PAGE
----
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Archive for the ‘Sociology’ Category

Record: Linda Renzulli, “Educational Transformations and Why Sociology Should Care” in Social Currents 1, no. 2 (2014): 149-156. [Available Here]

Summary:  Renzulli, a professor of sociology at the University of Georgia, here lays out two claims.  First, she believes that public education in the United States is experiencing two contradictory trends at once—centralization and standardization of curriculum, assessment, and accountability in public schools on one hand and growing local control and autonomy among alternative forms of public education like charter schools and vouchers on the other.  Second, she is concerned that sociologists of education have not dealt sufficiently with these trends.  Homeschooling comes into play in this analysis as an example of privatizing trends and as a pool of customers for virtual charter schools.  (more…)

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This post reviews Andrew J. Cherlin, The Marriage-Go-Round: The State of Marriage and the Family in America Today (New York: Knopf, 2009).  [Read an interview with Cherlin here. Publisher’s summary here. Buy it here.]

Cherlin, a sociology professor at Johns Hopkins, here presents a masterful synthesis of the historical and sociological scholarship on American and European families to explain why Americans marry more and get divorced more than other industrialized countries.  (more…)

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This post reviews Robert Kunzman, Write These Laws on Your Children: Inside the World of Conservative Christian Homeschooling (Boston: Beacon Press, 2009).

Kunzman [see his wonderful homeschooling research website here], Associate Professor of Education at Indiana University, Bloomington and author of many works on religion, ethics, and education, here gives us one of the most important books on homeschooling ever written.  (more…)

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This post reviews Paul Tough, Whatever It Takes: Geoffrey Canada’s Quest to Change Harlem and America (Boston: Houghton Mifflin, 2008).

Tough, an editor at the New York Times Magazine and widely published journalist, here pens a fascinating book chronicling the reform efforts of Geoffrey Canada, an African American visionary who has been working for many years to transform Harlem.  The book is an engaging blend of first person reportage of Canada’s efforts among the urban poor with research reviews of some of the most significant scholarship on urban poverty, child-rearing, and education.  In this review I’ll briefly summarize Canada’s approach in Harlem and then focus on what this book has to say about the importance of home life for a child’s educational success.  (more…)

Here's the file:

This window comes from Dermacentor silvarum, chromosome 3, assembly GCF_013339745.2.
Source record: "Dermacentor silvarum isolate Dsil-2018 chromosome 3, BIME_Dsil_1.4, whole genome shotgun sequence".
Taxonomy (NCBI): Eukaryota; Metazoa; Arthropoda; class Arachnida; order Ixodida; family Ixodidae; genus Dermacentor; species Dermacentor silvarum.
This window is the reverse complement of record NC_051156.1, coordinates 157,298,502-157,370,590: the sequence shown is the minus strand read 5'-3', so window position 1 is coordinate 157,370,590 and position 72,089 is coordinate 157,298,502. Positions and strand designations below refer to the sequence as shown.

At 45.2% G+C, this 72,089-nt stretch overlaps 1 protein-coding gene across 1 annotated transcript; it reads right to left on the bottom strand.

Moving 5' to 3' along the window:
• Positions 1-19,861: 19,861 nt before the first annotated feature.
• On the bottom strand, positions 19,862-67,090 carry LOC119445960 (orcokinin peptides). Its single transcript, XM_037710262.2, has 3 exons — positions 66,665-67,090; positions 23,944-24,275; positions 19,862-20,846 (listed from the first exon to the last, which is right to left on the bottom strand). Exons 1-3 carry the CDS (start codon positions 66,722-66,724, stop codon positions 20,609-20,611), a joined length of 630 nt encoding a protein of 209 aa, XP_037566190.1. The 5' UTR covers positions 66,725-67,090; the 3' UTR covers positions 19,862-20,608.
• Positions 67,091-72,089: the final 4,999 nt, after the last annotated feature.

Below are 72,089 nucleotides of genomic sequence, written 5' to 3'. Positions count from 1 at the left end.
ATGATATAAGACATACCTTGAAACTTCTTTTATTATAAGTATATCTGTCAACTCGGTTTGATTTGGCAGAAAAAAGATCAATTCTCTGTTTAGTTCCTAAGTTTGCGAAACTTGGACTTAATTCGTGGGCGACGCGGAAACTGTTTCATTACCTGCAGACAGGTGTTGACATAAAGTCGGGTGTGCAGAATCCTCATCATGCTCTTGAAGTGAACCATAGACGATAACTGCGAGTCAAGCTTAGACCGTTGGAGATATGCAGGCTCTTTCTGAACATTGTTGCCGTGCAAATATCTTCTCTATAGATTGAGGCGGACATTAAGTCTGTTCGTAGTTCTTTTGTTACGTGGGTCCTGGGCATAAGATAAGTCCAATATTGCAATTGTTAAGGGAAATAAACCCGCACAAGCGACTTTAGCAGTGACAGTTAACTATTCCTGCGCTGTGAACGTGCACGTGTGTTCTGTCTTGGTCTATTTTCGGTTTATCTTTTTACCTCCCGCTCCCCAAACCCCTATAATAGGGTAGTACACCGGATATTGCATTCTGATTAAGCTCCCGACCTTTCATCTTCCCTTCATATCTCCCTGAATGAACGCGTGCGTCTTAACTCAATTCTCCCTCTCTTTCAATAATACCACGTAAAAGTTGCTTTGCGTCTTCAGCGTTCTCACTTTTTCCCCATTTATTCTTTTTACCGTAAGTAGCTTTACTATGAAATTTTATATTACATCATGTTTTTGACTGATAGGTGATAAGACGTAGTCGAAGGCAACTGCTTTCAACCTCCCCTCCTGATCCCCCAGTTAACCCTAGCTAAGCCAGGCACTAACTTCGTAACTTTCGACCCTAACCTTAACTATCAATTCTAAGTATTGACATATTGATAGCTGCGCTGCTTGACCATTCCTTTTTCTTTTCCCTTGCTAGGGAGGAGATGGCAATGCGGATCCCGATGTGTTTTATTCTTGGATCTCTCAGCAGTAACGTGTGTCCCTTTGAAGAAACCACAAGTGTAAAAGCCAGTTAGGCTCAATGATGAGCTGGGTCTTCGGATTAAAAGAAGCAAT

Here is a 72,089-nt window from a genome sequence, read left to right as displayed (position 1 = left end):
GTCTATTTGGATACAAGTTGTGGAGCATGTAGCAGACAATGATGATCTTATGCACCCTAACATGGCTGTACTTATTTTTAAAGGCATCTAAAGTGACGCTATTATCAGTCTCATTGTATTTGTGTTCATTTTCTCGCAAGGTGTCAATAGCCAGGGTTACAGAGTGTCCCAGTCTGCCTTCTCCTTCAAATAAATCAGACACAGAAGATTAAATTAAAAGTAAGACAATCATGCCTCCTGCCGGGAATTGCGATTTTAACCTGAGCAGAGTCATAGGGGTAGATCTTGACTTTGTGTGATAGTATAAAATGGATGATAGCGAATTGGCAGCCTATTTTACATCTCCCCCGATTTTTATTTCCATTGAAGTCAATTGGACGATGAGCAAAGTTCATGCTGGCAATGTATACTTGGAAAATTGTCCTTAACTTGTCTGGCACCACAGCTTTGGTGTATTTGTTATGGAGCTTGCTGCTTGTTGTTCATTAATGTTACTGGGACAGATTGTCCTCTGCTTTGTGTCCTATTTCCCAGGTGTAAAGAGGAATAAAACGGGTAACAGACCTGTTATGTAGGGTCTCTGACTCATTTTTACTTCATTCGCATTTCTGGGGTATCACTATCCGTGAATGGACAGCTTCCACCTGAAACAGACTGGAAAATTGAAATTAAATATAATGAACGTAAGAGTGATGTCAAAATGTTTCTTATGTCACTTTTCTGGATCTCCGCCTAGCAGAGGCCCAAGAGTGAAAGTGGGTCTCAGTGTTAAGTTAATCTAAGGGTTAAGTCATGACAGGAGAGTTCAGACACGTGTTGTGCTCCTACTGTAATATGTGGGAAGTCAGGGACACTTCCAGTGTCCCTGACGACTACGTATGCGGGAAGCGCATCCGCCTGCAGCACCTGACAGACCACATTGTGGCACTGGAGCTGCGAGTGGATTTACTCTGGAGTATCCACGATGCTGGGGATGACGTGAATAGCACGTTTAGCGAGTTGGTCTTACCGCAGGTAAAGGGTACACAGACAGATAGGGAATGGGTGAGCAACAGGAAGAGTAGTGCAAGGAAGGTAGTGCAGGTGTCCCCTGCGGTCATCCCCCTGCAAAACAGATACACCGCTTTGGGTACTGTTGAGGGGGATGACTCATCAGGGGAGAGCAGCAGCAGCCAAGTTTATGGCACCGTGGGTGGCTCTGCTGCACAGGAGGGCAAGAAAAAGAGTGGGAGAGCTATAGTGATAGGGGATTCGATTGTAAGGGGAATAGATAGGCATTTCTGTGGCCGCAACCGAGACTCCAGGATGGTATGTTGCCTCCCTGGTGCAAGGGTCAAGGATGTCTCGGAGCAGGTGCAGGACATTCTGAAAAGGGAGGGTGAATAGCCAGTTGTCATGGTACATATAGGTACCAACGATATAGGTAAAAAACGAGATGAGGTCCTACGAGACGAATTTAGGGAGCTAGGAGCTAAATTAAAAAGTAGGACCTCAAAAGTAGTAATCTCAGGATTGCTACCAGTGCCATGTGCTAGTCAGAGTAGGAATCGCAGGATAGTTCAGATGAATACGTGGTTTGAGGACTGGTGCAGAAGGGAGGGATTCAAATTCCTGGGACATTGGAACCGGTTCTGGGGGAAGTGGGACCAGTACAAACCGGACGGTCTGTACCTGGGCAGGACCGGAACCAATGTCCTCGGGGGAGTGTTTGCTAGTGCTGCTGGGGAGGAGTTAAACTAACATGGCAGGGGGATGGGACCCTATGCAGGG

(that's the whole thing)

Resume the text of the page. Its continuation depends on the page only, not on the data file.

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This post reviews Jeremy E. Uecker, “Alternative Schooling Strategies and the Religious Lives of American Adolescents” in Journal for the Scientific Study of Religion 47, no. 4 (December 2008): 563-584 [Abstract available here].

Uecker, a Ph.D. candidate at the U of Texas at Austin and author of many interesting articles on young adult religion and sexuality, here examines data from the National Survey of Youth and Religion (NSYR) to determine whether Catholic schooling, Protestant schooling, or homeschooling have any impact on the religious lives of American teens.  (more…)

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This post reviews part two of Neil Gilbert, A Mother’s Work: How Feminism, the Market, and Policy Shape Family Life (New Haven: Yale University Press, 2008).

In the book’s first section Gilbert described the long-term trend among American women toward having fewer children and investing more of their time in paid labor.  In the second section he explains how capitalism, feminism, and government policy influence the choices women make about whether or not to have children and how to raise them.  (more…)

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Two points that I did not stress in my original comments on Wyatt’s Family Ties: Relationships, Socialization, and Home Schooling are especially worthy of note.  First, (more…)

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